Yes, Edgar was always on top of just about everything that went on in the bridge world (nationally and internationally). I got to know him very well through his partnership with my late husband, Norman — and he was my idol for over three decades (versed on every subject you could think of — both inside and outside the world of bridge). He was sooooo erudite and was continually on top of all the goings on until he passed on in 1997. Even though he was suffering from cancer, he never lost touch with reality and was sharp as a tack until his dying day. Edgar could have written a book from his personal experience and was much involved in analyzing hands and actions of possible cheaters — doing everything in his power to put an end to those horrific practices.

As you no doubt know, he and Norman were victims in international competition for several years. Bobby experienced the same plight. Eventually it ended, but others surfaced to replace the retired culprits.

Your alluding to the player victimized by cheating bears witness to my ‘if you can’t beat ’em, join ’em’ theory. These days, nothing shocks me as some individuals stop at nothing to bolster their egos (and scores).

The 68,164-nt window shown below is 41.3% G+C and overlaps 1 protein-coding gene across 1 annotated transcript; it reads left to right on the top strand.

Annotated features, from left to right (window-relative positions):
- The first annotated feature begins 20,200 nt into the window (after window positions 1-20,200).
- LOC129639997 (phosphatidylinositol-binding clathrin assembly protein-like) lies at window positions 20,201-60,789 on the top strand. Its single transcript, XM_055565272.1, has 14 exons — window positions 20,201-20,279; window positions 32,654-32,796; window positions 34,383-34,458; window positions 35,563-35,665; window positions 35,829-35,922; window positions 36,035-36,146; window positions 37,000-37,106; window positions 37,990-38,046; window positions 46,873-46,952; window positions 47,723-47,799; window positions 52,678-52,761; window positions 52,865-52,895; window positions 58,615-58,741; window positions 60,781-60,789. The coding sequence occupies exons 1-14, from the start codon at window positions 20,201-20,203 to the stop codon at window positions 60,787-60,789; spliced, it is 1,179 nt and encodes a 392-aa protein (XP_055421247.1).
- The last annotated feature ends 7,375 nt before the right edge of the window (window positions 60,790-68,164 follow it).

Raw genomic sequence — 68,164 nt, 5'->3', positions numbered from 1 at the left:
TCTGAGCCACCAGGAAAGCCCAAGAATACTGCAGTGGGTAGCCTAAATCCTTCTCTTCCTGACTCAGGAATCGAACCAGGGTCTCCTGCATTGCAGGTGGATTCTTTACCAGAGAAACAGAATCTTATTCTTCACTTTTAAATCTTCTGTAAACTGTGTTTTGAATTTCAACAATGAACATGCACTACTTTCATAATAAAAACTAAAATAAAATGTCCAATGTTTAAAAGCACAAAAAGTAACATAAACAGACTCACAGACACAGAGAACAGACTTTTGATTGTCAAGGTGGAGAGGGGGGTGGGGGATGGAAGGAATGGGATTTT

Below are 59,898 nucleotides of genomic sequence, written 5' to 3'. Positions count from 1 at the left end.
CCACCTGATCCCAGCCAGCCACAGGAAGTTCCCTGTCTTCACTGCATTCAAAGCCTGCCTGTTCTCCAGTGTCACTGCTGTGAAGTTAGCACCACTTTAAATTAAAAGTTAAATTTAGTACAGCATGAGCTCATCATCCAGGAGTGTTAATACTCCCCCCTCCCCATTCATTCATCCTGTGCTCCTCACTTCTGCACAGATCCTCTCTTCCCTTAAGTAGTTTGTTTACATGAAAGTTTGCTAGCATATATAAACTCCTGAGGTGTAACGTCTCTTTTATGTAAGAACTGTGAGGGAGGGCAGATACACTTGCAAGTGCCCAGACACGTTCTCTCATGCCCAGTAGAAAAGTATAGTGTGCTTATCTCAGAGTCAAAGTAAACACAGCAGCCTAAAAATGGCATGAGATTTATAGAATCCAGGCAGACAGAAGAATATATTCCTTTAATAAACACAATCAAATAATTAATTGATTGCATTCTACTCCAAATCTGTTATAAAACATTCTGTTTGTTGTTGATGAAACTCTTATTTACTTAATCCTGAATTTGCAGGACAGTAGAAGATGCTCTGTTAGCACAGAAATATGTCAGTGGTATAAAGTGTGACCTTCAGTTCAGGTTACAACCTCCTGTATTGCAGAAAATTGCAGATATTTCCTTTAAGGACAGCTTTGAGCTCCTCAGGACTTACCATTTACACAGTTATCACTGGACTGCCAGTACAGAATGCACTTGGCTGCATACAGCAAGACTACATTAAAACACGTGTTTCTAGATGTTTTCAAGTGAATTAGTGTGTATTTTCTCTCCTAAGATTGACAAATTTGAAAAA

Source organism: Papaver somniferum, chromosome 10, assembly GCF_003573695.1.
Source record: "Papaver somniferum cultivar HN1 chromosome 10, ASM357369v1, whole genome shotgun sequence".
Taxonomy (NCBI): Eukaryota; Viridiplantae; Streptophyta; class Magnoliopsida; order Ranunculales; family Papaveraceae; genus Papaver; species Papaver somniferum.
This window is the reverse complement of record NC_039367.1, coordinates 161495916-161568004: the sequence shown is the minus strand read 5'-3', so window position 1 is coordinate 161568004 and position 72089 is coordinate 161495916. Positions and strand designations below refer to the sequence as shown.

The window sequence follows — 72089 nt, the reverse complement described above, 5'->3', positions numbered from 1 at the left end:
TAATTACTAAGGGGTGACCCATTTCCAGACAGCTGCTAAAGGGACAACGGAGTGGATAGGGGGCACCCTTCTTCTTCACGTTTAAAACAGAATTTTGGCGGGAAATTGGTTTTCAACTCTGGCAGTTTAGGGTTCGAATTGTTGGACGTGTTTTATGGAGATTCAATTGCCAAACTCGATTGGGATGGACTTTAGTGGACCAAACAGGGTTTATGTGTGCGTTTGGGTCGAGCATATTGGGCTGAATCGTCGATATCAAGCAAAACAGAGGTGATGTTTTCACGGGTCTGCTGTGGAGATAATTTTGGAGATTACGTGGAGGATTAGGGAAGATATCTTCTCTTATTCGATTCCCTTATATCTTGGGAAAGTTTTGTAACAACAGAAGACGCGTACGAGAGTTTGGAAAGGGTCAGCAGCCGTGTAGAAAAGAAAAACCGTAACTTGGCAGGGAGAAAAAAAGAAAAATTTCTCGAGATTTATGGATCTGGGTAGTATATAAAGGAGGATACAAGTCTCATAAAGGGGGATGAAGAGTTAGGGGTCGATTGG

Thanks for writing.



BobOctober 14th, 2013 at 2:40 pm

Yours is not the first reference to top players falling from grace. Maybe if stronger action had been taken at the time, without burying the truth, bridge would be a purer game today.

Judy Kay-WolffOctober 14th, 2013 at 2:56 pm


I suppose there are two ways of handling such indiscretions by those in charge. Though their intentions were probably to protect the honor of the game and its reputation, their passive approach was hardly a deterrent to repeat performances by offenders to follow.